For some reason, I never got into the Tomb Raider games when they first came out. Part of that was probably because I didn’t actually own a Playstation during that time period, and they just kind of got lost in the backlog when I got a Playstation 2 and started playing through the original’s library. And part of it was probably because even back then, I was a bit cynical about inclusion in games. I had likely always thought of Lara as some kind of gimmick, a genderswapped Indiana Jones who was marketed toward a player base that was at the time considered male in the most unapologetic way.
So, when the series was rebooted last year, I still found myself with no real desire to jump into it. It was only after hearing that the game was actually pretty interesting that I decided that I’d give it a fair shot and see if it could impress me. As many of you know, I do have a thing for well-developed and realistic female characters, and while I don’t generally have a lot of hope that video games can deliver on that front, I was really curious as to how close this game could get.
This game is a reboot, then?: Apparently. Like I said, I never played the others, so I don’t know if it adheres to whatever origin story is presented in those games. I do know that the game comes across as a sort of Batman Begins for Lara; a grittier, darker origin for someone who will, at some nebulous time in the future, become an iconic action hero.
She’s not experienced yet, is what you’re saying?: Correct. When the game begins, Lara has some experience, but it’s more of a theoretical nature. She has never been put in a real life-or-death situation before. So there are a lot of instances where it’s clear she knows what to do, but is getting her first practical experience with things in a completely hostile environment. The Batman analogy is pretty apt, though, as during the course of the game she gains the experience to improvise a great many tools and pieces of equipment that bear resemblance to the upgrades from the Arkham series of games.
So what does it play like?: A third-person action game combined with a bit of exploration platforming with a strong emphasis on survivalism techniques. It seems like a ‘greatest hits’ mashup of features from other video games. It takes the shooting from Uncharted, the climbing and puzzle platforming from, well, also Uncharted with a bit of Assassin’s Creed thrown in, and an emphasis on stealth and survival that can be most closely associated with Metal Gear Solid 3. There is also an ability progression system that is a lot like what one would find in, say, God of War or Devil may Cry, where weapons and abilities can be enhanced at save points.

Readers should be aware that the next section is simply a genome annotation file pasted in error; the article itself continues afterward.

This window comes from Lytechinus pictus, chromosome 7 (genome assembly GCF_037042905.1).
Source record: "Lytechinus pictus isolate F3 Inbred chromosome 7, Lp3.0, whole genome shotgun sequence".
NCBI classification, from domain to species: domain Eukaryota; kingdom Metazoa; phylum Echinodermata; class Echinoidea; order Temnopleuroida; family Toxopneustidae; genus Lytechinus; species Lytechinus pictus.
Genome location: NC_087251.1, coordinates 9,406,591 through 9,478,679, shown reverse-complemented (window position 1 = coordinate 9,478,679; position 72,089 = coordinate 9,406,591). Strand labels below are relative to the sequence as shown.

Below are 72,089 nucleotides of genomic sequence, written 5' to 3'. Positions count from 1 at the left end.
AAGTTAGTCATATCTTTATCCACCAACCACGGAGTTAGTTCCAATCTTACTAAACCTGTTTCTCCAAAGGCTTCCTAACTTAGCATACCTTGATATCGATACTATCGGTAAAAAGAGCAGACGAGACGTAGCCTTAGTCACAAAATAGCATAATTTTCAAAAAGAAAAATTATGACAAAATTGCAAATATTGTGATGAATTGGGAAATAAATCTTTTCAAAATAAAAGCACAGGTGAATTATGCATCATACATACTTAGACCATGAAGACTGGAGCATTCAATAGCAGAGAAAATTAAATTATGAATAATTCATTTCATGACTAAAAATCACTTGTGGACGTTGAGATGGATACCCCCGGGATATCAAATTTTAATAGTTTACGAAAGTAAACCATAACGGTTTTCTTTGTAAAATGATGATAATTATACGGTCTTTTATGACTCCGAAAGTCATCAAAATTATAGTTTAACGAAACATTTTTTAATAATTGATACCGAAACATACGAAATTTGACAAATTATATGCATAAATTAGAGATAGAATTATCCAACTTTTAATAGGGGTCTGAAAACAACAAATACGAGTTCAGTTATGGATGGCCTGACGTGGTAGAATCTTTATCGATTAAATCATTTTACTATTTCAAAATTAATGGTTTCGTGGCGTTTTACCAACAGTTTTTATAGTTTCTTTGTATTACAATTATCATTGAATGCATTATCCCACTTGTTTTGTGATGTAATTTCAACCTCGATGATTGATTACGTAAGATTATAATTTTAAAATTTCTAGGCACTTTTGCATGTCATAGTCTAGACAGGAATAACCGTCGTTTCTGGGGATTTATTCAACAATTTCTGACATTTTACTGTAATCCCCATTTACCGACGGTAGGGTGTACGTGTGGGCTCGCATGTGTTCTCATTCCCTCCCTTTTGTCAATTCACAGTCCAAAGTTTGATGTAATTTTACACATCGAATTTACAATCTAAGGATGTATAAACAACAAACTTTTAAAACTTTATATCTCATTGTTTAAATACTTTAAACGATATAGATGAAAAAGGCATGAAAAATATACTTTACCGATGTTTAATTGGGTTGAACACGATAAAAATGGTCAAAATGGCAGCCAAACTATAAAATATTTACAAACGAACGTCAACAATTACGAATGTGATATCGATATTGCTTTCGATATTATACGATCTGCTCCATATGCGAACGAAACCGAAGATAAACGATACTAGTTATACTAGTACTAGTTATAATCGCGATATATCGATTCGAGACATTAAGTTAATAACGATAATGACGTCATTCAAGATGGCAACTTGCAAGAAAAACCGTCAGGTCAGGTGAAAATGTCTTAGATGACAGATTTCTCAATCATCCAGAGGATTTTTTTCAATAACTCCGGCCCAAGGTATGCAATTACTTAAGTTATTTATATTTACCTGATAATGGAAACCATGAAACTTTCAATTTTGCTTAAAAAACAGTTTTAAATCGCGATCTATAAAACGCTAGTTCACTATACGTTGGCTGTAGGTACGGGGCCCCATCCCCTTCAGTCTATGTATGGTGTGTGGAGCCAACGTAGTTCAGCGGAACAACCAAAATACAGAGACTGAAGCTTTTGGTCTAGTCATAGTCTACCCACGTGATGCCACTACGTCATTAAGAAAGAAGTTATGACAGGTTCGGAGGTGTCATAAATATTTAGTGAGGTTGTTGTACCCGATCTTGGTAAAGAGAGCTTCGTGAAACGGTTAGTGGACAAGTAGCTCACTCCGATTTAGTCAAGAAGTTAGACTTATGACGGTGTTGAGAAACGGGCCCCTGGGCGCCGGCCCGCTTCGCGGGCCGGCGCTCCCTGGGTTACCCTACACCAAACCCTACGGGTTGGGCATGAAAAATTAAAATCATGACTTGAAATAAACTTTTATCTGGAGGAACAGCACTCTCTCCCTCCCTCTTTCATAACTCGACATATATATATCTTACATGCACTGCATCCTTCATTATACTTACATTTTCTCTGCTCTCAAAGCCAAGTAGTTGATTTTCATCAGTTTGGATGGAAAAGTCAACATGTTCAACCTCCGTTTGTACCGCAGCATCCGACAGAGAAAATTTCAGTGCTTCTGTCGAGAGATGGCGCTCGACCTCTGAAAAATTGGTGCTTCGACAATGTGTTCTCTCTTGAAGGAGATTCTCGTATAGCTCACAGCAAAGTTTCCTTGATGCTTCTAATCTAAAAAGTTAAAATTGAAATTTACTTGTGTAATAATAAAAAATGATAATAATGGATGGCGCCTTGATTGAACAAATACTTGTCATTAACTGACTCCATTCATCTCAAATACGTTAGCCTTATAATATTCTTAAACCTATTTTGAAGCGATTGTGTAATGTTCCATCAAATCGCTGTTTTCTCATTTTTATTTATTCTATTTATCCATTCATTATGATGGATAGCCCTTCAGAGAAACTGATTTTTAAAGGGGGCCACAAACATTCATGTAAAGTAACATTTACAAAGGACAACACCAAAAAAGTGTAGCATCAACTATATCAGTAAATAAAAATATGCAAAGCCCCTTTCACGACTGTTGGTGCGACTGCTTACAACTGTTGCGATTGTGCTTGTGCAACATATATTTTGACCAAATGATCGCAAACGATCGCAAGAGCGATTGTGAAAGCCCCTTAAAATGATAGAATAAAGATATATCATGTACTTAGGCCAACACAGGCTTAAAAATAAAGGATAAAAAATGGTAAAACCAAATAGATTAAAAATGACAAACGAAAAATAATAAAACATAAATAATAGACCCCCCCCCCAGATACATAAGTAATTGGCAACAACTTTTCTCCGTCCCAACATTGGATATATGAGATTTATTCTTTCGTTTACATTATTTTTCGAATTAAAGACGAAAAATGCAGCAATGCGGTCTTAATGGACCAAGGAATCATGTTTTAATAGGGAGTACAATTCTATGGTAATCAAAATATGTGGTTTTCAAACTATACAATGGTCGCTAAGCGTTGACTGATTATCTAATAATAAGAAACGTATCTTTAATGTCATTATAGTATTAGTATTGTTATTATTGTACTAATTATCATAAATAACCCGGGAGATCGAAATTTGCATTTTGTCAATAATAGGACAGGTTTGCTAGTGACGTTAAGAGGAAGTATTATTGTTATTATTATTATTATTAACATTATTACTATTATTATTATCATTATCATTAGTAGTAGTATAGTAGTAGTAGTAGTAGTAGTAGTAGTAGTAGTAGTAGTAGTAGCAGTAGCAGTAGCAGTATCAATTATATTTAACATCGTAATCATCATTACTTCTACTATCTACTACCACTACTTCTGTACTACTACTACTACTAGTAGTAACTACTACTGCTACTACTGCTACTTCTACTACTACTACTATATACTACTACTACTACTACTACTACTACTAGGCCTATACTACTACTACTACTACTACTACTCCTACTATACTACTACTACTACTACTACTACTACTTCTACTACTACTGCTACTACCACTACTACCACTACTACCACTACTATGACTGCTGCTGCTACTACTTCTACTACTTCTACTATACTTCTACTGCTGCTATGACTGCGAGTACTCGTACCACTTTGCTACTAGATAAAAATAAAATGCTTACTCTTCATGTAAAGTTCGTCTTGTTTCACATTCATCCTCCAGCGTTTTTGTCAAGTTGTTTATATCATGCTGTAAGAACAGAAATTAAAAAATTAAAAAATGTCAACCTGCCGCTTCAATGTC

It sounds like it does a lot of things. Does it do any of them well?: Some of them, yes. The combat sequences seem a bit more, well, fair than the ones in Uncharted. Sure, there are quite a few instances of ‘the game is made harder by just throwing more enemies at the player’, but very rarely did I ever feel like it was a cheap shot. In fact, it actually skewed quite a bit in the other direction, with combat feeling a little bit easier than I would think it should have.
In fact, the other aspects of the game seem to skew that way as well. The platforming and climbing mechanics are solid, but they also aren’t incredibly challenging either. The stealth parts of the game threw me more often than anything, but that was mostly because I am terrible at stealth games and not because of any real effort on the part of the game itself to challenge me.
What about the plot?: I’ve mentioned a couple of comparisons to Uncharted, and the comparisons continue here, as well. In truth, both games take gigantic amounts of inspiration from Raiders of the Lost Ark and its sequels, so there’s bound to be some common ground there. The part that disappointed me, though, was that there are quite a few situations that happen to both Nathan Drake and Lara Croft that are completely unbelievable, even in context. My disbelief can only be suspended so much, and the sheer number of close calls and lucky escapes that both protagonists manage to live through break the experience for me, somewhat.
That being said, there is less disconnect between plot and action that occurs in Tomb Raider than there is in Uncharted. Sure, in both games the protagonist ends up with a gigantic body count, but where Drake almost psychotically shrugs off his kills during the cutscenes, Lara is forced to face up to the things she does in the name of survival. And while the game’s treatment of the escalating kill count is not perfect, at least it is acknowledged that Lara’s increased desensitization toward killing is not at all healthy.
I have to ask: does the game avoid the typical female character tropes?: I can see why you would ask that, and the answer is not a straightforward ‘yes’ or ‘no’. And I’ll explain that, but first I’ll give a disclaimer that when it comes to the subject of representation in games, there are people far more qualified to talk about it than I am. I feel like it’s a subject that should at least be addressed, though, in this case.